In order to make such a representation constructive, we will assume that the transformation systems are built from of a set of certain standard (elementary) signal processing units. Parameters of these units and the transformation system structure form the set of parameters that define stochastic pattern of a certain class. Specific selection of the set of structural signal processing units is governed by considerations of the convenience of their parameterization and by their computational complexity. It is only natural to use units that form the basic and computationally efficient instrumentation tool of digital signal and image processing (see, for instance, [19], such as following units:

Point-wise nonlinearity (PWN) that transforms signal samples according to the relationship:

*output***(** *k***,** *l***)** = *F***(** *input***(** *k***,** *l***)),** (8)

where *F***(·)** is, generally, a nonlinear function that defines the transformation transfer function of the unit and **(** *k***,** *l***)** are sample indices.

Linear filters (LF). Linear filters are defined by the equation of weighted summation:

where *h***(** *m***,** *n***;** *k***,** *l***)** – is the filter impulse response.

Rank filters (RF) [19]. Rank filters operate with signal order statistics computed over a certain neighborhood of each sample of the array and are defined by the equation:

*output***(** *k***,** *l***)** = **F**_{
los
}**(** *input***(** *k***,** *l***)),**

where **F**_{
los
}**(·)** is a function defined by the local order statistics computed, for every (*k***,** ** l**)-th sample of the array over its certain neighborhood (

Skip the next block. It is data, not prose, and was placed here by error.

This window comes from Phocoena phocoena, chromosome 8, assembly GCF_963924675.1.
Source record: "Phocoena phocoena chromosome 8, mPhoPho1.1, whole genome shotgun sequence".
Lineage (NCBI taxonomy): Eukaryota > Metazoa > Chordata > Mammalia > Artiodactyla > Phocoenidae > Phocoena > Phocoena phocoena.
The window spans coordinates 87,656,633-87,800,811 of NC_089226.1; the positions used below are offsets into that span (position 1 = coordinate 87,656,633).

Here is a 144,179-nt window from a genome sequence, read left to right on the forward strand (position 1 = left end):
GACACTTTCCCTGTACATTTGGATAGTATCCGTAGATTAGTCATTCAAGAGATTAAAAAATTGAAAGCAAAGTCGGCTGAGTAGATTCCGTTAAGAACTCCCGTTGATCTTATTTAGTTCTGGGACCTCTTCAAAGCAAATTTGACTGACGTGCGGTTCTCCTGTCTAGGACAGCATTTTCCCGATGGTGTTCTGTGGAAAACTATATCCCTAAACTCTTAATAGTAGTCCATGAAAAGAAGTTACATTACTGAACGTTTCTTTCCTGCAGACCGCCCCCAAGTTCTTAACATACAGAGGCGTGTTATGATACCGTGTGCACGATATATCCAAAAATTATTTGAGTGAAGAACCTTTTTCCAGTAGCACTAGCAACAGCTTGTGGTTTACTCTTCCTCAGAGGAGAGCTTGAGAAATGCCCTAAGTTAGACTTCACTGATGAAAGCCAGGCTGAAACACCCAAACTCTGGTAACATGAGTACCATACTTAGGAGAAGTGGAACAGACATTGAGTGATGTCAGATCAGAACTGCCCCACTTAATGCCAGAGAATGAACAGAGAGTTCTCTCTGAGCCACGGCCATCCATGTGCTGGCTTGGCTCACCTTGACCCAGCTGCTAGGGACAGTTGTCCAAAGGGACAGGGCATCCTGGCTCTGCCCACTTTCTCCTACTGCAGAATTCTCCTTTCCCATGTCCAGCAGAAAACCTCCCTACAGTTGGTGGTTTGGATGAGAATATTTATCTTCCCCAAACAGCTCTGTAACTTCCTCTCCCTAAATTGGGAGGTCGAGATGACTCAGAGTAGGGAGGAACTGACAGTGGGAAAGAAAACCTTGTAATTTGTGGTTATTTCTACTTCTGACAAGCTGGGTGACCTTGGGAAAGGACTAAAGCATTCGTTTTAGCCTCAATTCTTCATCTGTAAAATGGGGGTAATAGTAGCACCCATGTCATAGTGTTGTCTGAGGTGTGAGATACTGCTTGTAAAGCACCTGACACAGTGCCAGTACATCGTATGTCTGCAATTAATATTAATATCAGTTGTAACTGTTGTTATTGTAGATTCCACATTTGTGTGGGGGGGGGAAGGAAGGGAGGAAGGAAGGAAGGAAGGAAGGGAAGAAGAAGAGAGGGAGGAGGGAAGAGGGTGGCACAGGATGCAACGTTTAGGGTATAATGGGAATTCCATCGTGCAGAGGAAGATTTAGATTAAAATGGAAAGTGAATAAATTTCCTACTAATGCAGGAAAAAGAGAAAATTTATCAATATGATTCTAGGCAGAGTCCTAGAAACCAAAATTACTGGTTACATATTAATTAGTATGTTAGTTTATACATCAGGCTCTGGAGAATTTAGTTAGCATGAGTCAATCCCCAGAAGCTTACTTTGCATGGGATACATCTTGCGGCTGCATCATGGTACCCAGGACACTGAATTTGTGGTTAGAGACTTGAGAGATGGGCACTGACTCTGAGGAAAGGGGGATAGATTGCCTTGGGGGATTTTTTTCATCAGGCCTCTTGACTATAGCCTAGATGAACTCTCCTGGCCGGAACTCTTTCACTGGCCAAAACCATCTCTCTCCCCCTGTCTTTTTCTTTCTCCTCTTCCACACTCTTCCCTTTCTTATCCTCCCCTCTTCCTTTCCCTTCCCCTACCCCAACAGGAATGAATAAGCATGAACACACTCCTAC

**).**

*nbh*Logical filters. Logical filters assume working with binary arrays and are defined by a certain Boolean function of input pixels. For binary images, logical filters can implement both linear and rank filters.

This list of signal processing elementary units does not pretend to be complete and one is free to further extend or to modify this list to include other processing units proved to be useful signal processing components. As for the connection of units into a system, the following types of interconnections can be assumed:

serial connection;

parallel connection;

feedback.

In what follows in this section, we will show how such an approach allows to readily build models that are capable of generating very wide variety of stochastic 2-D patterns, including those that imitate natural textures. We will call these patterns texture images.

Figure 14 represents the simplest PWN-model, in which the transformation system consists of the primary pseudo-random random generator and a single point-wise nonlinear transformation (PWN) unit in cascade. Note that unit **2Drandb(** *P***)** used in the above described growth models is a particular version of this model, in which point-wise nonlinearity is a threshold nonlinearity

In the PWN-model, one can easily, by an appropriate selection of the nonlinearity, control probability distribution density of the values of samples of generated patterns.

The next step in the hierarchy of models is LF-model, in which the transformation system consists of a primary pseudo-random number generator and a linear filter in cascade (Figure 15).

On can show [11, 19] that, with LF models, patterns with probability distribution of sample values close to the Gaussian distribution are generated. Selection of the linear filter frequency response (Fourier Transform of its impulse response) controls Fourier power spectrum (spectral density) of the pattern and, correspondingly, its correlation function.

Figure 16 shows four examples of patterns obtained from initial pattern of uniformly distributed uncorrelated pseudo-random numbers using linear filters with different frequency responses (shown in the left column of the figure). Especial interest represents the texture shown at the bottom of the figure. It was generated using linear filter with the isotropic filter frequency response, inversely proportional to absolute value of spatial frequency. This texture image illustrates what is conventionally known as **(** *1/f***)**-fractals [16].